|Publication number||US7623902 B2|
|Application number||US 11/369,023|
|Publication date||Nov 24, 2009|
|Filing date||Mar 7, 2006|
|Priority date||Mar 7, 2005|
|Also published as||CA2600387A1, CA2600387C, CA2816973A1, CA2816973C, CN101528122A, CN101528122B, EP1861010A2, EP1861010A4, US8167884, US8214014, US20060235338, US20090005790, US20100100132, WO2006096702A2, WO2006096702A3, WO2006096702A8|
|Publication number||11369023, 369023, US 7623902 B2, US 7623902B2, US-B2-7623902, US7623902 B2, US7623902B2|
|Original Assignee||Leucadia 6, Llc|
|Export Citation||BiBTeX, EndNote, RefMan|
|Patent Citations (29), Referenced by (13), Classifications (29), Legal Events (2)|
|External Links: USPTO, USPTO Assignment, Espacenet|
This application claims the benefit of U.S. Provisional Patent Application No. 60/658,576 filed on Mar. 7, 2005.
The present invention relates to the general field of spinal surgery and, more particularly, to a manual, computerized or automated method for the accurate sizing and placement of instruments or screws in pedicles during spinal surgical procedures.
Many medical conditions impact on the human spine anatomy. With the growing elderly population there are an increasing number of patients who are sustaining osteopenic or osteoporotic vertebral body compression fractures that creates significant morbidity and/or mortality for them. Traditional methods for dealing with these compression fractures are not always very effective. As a result, methods to strengthen the vertebral body have evolved with significant clinical improvement for affected patients. A common procedure for this is vertebroplasty in which a bone substitute, such as polymethylmethacrylate, hydroxylapatite compound or other material is injected into the vertebral body usually through a transpedicular approach, through the vertebral body pedicle, and sometimes through an extrapedicular approach. An improvement upon the vertebroplasty is the kyphoplasty procedure in which a balloon catheter is introduced usually through a transpedicular approach into the vertebral body and the catheter is then inflated to nearly restore the original vertebral body anatomy. When the catheter is deflated it leaves behind a cavitary void which is then filled with materials similar to the vertebroplasty. Both of these procedures have significant benefit for the patient in that they are usually performed through a percutaneous method which allows for outpatient management. Occasionally, treated patients may need to have an overnight hospital admission.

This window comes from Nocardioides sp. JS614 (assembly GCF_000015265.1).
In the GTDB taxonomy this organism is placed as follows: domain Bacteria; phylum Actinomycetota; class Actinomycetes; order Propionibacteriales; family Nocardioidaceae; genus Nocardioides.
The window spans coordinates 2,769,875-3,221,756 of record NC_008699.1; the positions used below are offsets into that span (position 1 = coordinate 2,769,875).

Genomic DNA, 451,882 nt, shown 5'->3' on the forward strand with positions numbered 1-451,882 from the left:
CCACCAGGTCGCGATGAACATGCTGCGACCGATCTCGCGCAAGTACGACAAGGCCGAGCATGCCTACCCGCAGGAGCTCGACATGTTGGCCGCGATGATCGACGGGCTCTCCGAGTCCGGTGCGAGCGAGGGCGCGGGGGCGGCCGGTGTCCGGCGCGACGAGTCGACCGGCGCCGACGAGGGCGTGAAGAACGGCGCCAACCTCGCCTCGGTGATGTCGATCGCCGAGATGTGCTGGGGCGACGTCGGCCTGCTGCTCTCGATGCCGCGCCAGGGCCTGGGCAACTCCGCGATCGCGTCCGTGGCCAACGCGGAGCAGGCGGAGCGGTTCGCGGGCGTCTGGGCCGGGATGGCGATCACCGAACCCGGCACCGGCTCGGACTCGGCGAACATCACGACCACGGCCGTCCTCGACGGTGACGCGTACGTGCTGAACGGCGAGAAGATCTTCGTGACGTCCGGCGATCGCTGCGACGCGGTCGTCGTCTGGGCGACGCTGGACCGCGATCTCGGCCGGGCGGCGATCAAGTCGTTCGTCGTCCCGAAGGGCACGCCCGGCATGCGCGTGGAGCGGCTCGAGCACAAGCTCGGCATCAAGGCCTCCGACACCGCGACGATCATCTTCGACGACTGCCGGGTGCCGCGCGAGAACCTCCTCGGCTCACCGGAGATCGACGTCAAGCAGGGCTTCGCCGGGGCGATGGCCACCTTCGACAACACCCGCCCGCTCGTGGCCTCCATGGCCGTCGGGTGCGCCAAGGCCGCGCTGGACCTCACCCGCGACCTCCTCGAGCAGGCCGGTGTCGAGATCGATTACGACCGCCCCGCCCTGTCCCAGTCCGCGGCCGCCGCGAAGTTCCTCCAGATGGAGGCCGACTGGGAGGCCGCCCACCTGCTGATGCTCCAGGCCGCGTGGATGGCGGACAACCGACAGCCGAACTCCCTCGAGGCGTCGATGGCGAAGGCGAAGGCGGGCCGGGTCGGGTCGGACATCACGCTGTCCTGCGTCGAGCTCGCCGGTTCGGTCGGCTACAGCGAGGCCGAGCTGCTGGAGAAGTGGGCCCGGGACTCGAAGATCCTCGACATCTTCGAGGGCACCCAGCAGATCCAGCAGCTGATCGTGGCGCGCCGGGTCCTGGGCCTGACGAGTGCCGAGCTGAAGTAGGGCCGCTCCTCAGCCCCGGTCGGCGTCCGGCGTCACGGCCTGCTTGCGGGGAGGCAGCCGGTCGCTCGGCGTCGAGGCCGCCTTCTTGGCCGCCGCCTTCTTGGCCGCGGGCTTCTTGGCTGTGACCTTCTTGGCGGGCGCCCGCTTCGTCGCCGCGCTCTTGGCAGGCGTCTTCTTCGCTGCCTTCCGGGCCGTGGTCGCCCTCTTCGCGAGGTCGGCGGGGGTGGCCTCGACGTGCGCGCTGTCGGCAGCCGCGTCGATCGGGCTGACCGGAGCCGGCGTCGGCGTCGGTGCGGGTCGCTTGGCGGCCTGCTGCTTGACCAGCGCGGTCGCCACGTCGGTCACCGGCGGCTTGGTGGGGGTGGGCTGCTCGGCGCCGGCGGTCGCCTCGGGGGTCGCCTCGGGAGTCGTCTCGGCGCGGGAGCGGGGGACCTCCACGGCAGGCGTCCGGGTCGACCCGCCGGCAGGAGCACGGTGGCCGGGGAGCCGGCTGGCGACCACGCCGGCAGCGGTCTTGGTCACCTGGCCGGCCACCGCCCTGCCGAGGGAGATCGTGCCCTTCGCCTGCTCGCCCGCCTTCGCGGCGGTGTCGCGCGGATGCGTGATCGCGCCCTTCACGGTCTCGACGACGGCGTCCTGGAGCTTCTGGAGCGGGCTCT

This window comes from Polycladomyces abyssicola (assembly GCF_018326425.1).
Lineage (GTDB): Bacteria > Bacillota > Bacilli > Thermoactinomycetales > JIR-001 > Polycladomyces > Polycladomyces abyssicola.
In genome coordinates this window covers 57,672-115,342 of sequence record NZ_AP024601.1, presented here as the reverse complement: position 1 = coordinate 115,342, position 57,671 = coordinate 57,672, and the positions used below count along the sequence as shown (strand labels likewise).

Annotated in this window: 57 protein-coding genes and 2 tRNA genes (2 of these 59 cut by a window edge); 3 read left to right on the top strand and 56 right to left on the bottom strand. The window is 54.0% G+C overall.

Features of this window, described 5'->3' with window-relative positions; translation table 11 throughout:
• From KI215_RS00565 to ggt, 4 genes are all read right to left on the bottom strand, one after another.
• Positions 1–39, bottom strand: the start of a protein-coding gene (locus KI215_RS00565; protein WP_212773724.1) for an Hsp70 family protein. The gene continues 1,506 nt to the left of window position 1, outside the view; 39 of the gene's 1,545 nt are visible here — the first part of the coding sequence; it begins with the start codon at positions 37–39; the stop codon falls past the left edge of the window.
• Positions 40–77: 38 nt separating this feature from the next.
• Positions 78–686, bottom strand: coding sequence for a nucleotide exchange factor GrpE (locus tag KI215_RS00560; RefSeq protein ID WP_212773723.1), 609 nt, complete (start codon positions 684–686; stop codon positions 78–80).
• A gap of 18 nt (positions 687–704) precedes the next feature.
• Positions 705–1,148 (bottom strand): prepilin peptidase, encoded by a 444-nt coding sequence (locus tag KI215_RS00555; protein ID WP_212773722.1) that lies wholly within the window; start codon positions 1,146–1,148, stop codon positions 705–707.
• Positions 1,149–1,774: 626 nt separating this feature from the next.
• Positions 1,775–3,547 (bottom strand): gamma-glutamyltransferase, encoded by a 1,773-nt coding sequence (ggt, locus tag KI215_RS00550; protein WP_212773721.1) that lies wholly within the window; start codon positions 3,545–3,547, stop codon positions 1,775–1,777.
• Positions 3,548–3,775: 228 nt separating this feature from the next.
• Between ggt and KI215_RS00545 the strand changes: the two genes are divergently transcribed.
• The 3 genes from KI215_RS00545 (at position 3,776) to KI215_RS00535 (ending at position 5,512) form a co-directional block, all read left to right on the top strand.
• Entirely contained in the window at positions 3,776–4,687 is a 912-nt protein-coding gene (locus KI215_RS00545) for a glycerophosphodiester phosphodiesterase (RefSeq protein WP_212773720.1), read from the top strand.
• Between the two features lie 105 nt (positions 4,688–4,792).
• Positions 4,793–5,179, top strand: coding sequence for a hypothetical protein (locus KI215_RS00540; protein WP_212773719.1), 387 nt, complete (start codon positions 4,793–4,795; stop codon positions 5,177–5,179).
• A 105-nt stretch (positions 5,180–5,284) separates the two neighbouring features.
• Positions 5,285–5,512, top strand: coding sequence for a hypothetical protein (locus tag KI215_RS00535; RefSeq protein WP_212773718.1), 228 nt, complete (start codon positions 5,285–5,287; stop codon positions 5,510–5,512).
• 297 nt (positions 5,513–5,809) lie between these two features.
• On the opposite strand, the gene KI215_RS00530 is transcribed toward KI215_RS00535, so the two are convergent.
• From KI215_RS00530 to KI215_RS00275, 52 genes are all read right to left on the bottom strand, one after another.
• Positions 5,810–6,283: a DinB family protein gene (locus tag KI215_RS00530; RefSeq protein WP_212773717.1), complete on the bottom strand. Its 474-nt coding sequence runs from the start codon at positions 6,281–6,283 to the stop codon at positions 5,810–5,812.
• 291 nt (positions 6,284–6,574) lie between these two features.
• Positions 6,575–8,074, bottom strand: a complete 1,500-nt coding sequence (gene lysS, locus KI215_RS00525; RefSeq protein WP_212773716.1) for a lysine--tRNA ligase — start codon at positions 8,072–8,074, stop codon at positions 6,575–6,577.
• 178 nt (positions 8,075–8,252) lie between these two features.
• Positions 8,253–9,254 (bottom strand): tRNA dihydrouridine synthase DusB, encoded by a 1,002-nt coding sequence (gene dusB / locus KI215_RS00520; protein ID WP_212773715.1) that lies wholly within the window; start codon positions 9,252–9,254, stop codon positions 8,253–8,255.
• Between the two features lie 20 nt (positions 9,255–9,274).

The use of vertebroplasty and kyphoplasty has extended to include management of vertebral body tumors, traumatic burst fractures and sometimes prophylactic management of impending fractures. A key element of eligible criteria for either procedure has traditionally been that the vertebral body must have an intact posterior vertebral body wall to avoid iatrogenic injury to the spinal cord secondary to leakage of injected material.